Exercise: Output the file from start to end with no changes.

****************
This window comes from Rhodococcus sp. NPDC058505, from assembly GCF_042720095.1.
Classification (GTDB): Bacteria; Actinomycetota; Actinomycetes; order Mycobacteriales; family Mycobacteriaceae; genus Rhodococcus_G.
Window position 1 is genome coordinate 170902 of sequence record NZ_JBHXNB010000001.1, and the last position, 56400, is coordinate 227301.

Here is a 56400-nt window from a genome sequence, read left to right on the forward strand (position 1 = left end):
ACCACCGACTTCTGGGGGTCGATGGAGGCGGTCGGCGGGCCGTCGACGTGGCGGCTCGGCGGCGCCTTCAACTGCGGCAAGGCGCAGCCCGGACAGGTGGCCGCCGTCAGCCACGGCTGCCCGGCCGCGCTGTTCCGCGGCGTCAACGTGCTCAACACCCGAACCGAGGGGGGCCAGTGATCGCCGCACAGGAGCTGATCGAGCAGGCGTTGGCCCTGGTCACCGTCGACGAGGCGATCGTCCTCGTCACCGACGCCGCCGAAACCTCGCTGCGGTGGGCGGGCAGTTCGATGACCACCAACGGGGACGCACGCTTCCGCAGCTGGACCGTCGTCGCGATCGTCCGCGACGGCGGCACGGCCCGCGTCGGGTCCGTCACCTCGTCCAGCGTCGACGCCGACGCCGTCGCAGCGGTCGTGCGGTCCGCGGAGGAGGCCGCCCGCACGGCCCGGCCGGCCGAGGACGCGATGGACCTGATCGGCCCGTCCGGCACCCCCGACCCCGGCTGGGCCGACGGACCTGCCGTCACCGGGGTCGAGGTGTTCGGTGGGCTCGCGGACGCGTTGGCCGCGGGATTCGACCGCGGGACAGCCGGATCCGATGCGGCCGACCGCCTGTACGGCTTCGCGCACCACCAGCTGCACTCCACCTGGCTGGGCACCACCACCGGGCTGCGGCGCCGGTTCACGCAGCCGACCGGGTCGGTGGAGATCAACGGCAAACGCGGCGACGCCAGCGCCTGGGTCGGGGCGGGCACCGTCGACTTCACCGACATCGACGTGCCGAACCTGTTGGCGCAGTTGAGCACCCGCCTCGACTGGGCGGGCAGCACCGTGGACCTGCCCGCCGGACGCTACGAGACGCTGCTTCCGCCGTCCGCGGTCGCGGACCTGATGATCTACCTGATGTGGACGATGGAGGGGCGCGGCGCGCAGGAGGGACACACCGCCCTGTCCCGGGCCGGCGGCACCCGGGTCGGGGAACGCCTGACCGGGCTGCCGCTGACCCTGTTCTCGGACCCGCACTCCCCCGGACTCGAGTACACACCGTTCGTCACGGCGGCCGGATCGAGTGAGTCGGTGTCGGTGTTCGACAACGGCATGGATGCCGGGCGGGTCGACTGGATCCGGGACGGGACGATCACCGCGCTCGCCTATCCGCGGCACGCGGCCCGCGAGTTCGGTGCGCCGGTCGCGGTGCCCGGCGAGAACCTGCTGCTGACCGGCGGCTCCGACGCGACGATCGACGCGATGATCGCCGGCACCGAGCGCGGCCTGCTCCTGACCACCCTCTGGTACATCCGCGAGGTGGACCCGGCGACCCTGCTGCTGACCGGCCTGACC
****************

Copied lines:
This window comes from Rhodococcus sp. NPDC058505, from assembly GCF_042720095.1.
Classification (GTDB): Bacteria; Actinomycetota; Actinomycetes; order Mycobacteriales; family Mycobacteriaceae; genus Rhodococcus_G.
Window position 1 is genome coordinate 170902 of sequence record NZ_JBHXNB010000001.1, and the last position, 56400, is coordinate 227301.

Here is a 56400-nt window from a genome sequence, read left to right on the forward strand (position 1 = left end):
ACCACCGACTTCTGGGGGTCGATGGAGGCGGTCGGCGGGCCGTCGACGTGGCGGCTCGGCGGCGCCTTCAACTGCGGCAAGGCGCAGCCCGGACAGGTGGCCGCCGTCAGCCACGGCTGCCCGGCCGCGCTGTTCCGCGGCGTCAACGTGCTCAACACCCGAACCGAGGGGGGCCAGTGATCGCCGCACAGGAGCTGATCGAGCAGGCGTTGGCCCTGGTCACCGTCGACGAGGCGATCGTCCTCGTCACCGACGCCGCCGAAACCTCGCTGCGGTGGGCGGGCAGTTCGATGACCACCAACGGGGACGCACGCTTCCGCAGCTGGACCGTCGTCGCGATCGTCCGCGACGGCGGCACGGCCCGCGTCGGGTCCGTCACCTCGTCCAGCGTCGACGCCGACGCCGTCGCAGCGGTCGTGCGGTCCGCGGAGGAGGCCGCCCGCACGGCCCGGCCGGCCGAGGACGCGATGGACCTGATCGGCCCGTCCGGCACCCCCGACCCCGGCTGGGCCGACGGACCTGCCGTCACCGGGGTCGAGGTGTTCGGTGGGCTCGCGGACGCGTTGGCCGCGGGATTCGACCGCGGGACAGCCGGATCCGATGCGGCCGACCGCCTGTACGGCTTCGCGCACCACCAGCTGCACTCCACCTGGCTGGGCACCACCACCGGGCTGCGGCGCCGGTTCACGCAGCCGACCGGGTCGGTGGAGATCAACGGCAAACGCGGCGACGCCAGCGCCTGGGTCGGGGCGGGCACCGTCGACTTCACCGACATCGACGTGCCGAACCTGTTGGCGCAGTTGAGCACCCGCCTCGACTGGGCGGGCAGCACCGTGGACCTGCCCGCCGGACGCTACGAGACGCTGCTTCCGCCGTCCGCGGTCGCGGACCTGATGATCTACCTGATGTGGACGATGGAGGGGCGCGGCGCGCAGGAGGGACACACCGCCCTGTCCCGGGCCGGCGGCACCCGGGTCGGGGAACGCCTGACCGGGCTGCCGCTGACCCTGTTCTCGGACCCGCACTCCCCCGGACTCGAGTACACACCGTTCGTCACGGCGGCCGGATCGAGTGAGTCGGTGTCGGTGTTCGACAACGGCATGGATGCCGGGCGGGTCGACTGGATCCGGGACGGGACGATCACCGCGCTCGCCTATCCGCGGCACGCGGCCCGCGAGTTCGGTGCGCCGGTCGCGGTGCCCGGCGAGAACCTGCTGCTGACCGGCGGCTCCGACGCGACGATCGACGCGATGATCGCCGGCACCGAGCGCGGCCTGCTCCTGACCACCCTCTGGTACATCCGCGAGGTGGACCCGGCGACCCTGCTGCTGACCGGCCTGACC